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Fixing the FISA Court and Search Warrants Generally

At the law lunch yesterday we were discussing the special FISA Court which has to approve certain kinds of search warrants for electronic communications, including the famous one which let the NSA see who is making phone calls to who. One topic that came up was court composition. The court is made up of ten or so federal district judges selected by the Chief Justice of the US Supreme Court for 7-year terms, and no judge can serve two terms. The police or NSA go to one judge on it and ask for a warrant. Appeals are made to a special 3-judge appeals court, also appointed by the Chief Justice. Further appeals can be made to the U.S. Supreme Court, I imagine.

Problem 1. Currently almost all of the judges were created judges by Republican presidents, and this looks bad when they are also chosen by a conservative Chief Justice.

Solution: Select which judges are asked to be on the court randomly. My guess is that liberal judges don’t want to be on the court, but Prof. Stake guesses the opposite. Whatever may be the case [DOES ANY READER KNOW?], we shouldn’t give the Chief Justice that much power, and even if he’s not abusing it, he would benefit from not being perceived to abuse it.

Problem 2: Forum-shopping. I don’t know, with any sort of search warrant, whether the government gets to choose which magistrate or judge to ask for a warrant, and whether they can get away with slightly altering the warrant and asking another one.

Solution: Use random assignment of judges, and let the assigning computer system check the warrants for duplicate targets.

Problem 3: The court is one-sided— the person under investigation does not get to contest the warrant until later, which at the very least is after the search occurs. Ordinary search warrants have exactly that same problem. We can’t always let the person under investigation find out, though, because that wrecks the investigation. After lunch I discovered though that the government has to ask especially for a “sneak and peek” warrant to delay telling the person searched, and even then the government tells them after a judicially decided period of time— most often 90 days. So it seems it actually is possible to bring the legitimacy of these warrants to the public eye and to court. I still don’t understand what is done if the investigation lasts more than 90 days, though.

Solution: Appoint a public defender. Do this for regular search warrants, not just FISA ones— I would guess that there is much more abuse at the local level, where lawyers and magistrates (not even judge are needed to approve warrants) are less skilled and much much more overworked. The public defender would be sworn to secrecy, and can be a government employee. He would be restricted to seeing the same materials as the judge, but he would be devil’s advocate and would also be able to appeal cases to the next level. This would be expensive, but worth it (use some of the money that is so extravagantly spent on public defenders in death penalty cases).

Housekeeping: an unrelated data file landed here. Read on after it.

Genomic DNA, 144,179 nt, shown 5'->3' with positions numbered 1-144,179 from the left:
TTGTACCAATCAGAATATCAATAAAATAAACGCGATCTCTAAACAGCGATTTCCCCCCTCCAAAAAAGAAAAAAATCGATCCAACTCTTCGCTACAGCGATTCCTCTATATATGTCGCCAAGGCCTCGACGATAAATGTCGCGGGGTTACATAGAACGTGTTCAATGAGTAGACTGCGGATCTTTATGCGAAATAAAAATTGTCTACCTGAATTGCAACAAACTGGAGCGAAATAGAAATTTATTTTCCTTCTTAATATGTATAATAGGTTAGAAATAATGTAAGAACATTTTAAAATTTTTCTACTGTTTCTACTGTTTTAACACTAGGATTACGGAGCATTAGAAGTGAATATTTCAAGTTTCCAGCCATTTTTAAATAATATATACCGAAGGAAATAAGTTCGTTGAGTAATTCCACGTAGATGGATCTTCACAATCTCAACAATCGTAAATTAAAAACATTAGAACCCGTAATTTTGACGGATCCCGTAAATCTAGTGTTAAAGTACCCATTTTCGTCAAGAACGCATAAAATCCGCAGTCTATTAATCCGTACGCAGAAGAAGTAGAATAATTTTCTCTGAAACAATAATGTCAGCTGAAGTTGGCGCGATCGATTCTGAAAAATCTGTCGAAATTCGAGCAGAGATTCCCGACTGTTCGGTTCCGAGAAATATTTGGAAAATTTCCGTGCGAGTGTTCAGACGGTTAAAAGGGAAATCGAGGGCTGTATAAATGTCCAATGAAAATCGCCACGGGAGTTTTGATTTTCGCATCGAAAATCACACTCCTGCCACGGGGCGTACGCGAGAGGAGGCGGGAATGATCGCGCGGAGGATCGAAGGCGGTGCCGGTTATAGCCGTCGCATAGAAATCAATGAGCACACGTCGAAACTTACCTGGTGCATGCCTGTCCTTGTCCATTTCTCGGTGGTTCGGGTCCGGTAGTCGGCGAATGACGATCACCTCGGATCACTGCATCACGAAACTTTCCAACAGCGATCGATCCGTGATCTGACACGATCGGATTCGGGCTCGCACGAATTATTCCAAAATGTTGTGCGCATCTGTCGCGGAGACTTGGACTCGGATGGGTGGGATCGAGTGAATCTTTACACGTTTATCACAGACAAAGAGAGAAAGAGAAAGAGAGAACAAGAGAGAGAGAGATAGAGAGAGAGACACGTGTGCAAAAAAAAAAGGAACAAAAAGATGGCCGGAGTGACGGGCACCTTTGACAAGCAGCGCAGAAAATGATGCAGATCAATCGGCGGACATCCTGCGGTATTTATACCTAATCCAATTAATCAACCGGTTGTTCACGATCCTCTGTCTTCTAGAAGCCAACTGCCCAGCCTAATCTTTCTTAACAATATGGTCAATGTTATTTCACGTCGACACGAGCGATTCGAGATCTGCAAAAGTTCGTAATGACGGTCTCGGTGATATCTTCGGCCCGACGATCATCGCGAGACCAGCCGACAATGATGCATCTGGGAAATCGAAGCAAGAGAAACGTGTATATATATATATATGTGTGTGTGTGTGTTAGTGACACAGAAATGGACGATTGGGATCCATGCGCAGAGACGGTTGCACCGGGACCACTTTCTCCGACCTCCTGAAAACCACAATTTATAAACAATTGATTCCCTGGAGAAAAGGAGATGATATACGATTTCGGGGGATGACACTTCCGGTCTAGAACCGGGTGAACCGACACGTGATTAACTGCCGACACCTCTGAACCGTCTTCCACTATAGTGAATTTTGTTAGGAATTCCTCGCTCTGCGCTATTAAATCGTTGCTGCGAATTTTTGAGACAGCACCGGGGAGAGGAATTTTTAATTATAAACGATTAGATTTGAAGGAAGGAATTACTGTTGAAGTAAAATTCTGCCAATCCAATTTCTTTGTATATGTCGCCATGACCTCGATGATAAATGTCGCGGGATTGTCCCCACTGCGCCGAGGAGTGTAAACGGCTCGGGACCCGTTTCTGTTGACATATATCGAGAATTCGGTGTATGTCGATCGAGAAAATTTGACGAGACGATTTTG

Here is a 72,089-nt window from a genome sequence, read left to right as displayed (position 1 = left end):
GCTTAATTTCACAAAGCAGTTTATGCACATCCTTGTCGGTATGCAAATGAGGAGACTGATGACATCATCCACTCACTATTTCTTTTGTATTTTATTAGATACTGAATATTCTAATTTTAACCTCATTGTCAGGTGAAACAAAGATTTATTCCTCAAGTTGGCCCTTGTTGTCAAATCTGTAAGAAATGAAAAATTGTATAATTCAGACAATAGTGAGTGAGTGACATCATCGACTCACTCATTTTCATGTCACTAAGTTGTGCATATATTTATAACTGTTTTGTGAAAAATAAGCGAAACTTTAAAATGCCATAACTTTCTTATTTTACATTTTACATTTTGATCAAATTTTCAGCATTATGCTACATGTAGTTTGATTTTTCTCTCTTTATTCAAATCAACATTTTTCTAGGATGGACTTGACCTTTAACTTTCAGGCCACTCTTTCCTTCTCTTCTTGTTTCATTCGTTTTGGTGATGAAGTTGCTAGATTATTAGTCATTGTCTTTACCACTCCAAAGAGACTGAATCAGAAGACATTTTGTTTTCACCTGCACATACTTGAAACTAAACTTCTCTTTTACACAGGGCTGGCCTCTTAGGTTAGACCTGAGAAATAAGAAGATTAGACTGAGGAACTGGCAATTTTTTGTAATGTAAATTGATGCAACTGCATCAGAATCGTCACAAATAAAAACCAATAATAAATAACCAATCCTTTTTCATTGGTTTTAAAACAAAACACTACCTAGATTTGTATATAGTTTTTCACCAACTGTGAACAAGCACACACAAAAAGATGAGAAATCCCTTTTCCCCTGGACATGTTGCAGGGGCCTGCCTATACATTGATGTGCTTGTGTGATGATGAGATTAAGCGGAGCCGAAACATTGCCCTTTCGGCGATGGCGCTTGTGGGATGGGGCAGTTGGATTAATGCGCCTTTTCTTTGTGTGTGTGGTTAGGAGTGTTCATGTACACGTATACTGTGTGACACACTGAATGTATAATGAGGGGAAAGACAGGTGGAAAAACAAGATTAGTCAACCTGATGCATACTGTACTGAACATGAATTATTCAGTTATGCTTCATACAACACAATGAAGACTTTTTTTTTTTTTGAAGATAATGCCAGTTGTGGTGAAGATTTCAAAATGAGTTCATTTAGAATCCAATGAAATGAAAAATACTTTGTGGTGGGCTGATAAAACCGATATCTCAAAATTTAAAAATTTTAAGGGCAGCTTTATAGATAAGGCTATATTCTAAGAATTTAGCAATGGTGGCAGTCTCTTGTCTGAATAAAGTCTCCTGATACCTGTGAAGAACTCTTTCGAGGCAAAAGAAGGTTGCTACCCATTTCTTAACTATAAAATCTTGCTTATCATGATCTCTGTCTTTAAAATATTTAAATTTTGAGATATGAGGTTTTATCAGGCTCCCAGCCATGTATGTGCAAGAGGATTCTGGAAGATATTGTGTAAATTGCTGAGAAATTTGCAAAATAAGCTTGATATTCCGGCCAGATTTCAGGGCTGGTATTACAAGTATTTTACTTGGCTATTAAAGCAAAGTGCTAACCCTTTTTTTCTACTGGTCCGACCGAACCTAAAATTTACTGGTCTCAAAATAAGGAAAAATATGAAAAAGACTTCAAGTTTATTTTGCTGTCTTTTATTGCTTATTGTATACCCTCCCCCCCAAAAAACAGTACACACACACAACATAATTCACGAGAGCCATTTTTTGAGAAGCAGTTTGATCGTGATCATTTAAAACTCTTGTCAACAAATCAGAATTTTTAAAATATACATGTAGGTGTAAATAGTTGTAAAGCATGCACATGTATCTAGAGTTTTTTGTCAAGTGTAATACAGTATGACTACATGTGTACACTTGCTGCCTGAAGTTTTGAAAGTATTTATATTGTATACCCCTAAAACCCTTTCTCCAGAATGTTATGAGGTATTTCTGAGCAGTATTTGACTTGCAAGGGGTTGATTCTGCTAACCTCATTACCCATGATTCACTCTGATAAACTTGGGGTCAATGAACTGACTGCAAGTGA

UPDATE: Prof. Vermeule, in his 2005 paper, Libertarian Panics, tells us that whatever worries one may have about FISA, it is nothing new— the system has not really changed since 1978, and the change then was to end *unlimited* government surveillance of electronic signals:

‘[T]he Act did not initiate this practice. The system of secret search and wiretap
warrants, granted in a secret hearing by a group of federal judges, without notice to
the target, was established 25 years ago by the Foreign Intelligence Surveillance Act
[of 1978]. FISA was passed because before 1978 authorities could conduct searches
to stop threats to national security without any judicial warrants at all.24’

So there is actually a double or nested baseline error in the hysteria about the Patriot
Act’s surveillance provisions. The Act’s only significant contribution to the law in this
area is Section 218, which eliminated administrative and judicial interpretations of the
FISA that had created a “wall” of separation between the information held by counterintelligence officials and that held by law-enforcement officials. But most of the FISA was in place long before the Patriot Act; and the FISA itself represents a libertarian,
rights-protective regime, relative to the pre-1978 legal baseline.”

On the other hand, in one source I read that probable cause is not required— just Justice Dept. certification that the search is legitimate— that *any* district judge can grant the same kind of warrant as the FISA court, and the National Security Letters are a way to bypass the FISA court entirely. I don’t have time to sort it out.

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